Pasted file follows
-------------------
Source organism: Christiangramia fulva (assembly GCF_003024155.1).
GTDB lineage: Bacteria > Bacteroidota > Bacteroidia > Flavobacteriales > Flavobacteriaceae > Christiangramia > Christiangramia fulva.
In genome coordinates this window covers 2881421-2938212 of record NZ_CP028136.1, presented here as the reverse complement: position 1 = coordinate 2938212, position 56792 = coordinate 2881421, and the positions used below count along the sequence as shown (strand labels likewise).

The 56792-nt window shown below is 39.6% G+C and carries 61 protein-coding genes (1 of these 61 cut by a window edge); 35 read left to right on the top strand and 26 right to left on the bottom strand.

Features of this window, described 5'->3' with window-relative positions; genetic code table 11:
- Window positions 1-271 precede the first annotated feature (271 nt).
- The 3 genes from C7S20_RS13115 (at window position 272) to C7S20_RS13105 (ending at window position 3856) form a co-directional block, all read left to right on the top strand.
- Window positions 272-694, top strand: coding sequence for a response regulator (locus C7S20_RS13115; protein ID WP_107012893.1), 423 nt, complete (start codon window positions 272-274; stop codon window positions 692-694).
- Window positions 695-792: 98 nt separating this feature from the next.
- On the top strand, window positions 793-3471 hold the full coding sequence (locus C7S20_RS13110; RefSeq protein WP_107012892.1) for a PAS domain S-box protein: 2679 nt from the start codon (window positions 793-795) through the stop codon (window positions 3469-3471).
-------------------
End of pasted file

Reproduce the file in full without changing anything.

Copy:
Source organism: Christiangramia fulva (assembly GCF_003024155.1).
GTDB lineage: Bacteria > Bacteroidota > Bacteroidia > Flavobacteriales > Flavobacteriaceae > Christiangramia > Christiangramia fulva.
In genome coordinates this window covers 2881421-2938212 of record NZ_CP028136.1, presented here as the reverse complement: position 1 = coordinate 2938212, position 56792 = coordinate 2881421, and the positions used below count along the sequence as shown (strand labels likewise).

The 56792-nt window shown below is 39.6% G+C and carries 61 protein-coding genes (1 of these 61 cut by a window edge); 35 read left to right on the top strand and 26 right to left on the bottom strand.

Features of this window, described 5'->3' with window-relative positions; genetic code table 11:
- Window positions 1-271 precede the first annotated feature (271 nt).
- The 3 genes from C7S20_RS13115 (at window position 272) to C7S20_RS13105 (ending at window position 3856) form a co-directional block, all read left to right on the top strand.
- Window positions 272-694, top strand: coding sequence for a response regulator (locus C7S20_RS13115; protein ID WP_107012893.1), 423 nt, complete (start codon window positions 272-274; stop codon window positions 692-694).
- Window positions 695-792: 98 nt separating this feature from the next.
- On the top strand, window positions 793-3471 hold the full coding sequence (locus C7S20_RS13110; RefSeq protein WP_107012892.1) for a PAS domain S-box protein: 2679 nt from the start codon (window positions 793-795) through the stop codon (window positions 3469-3471).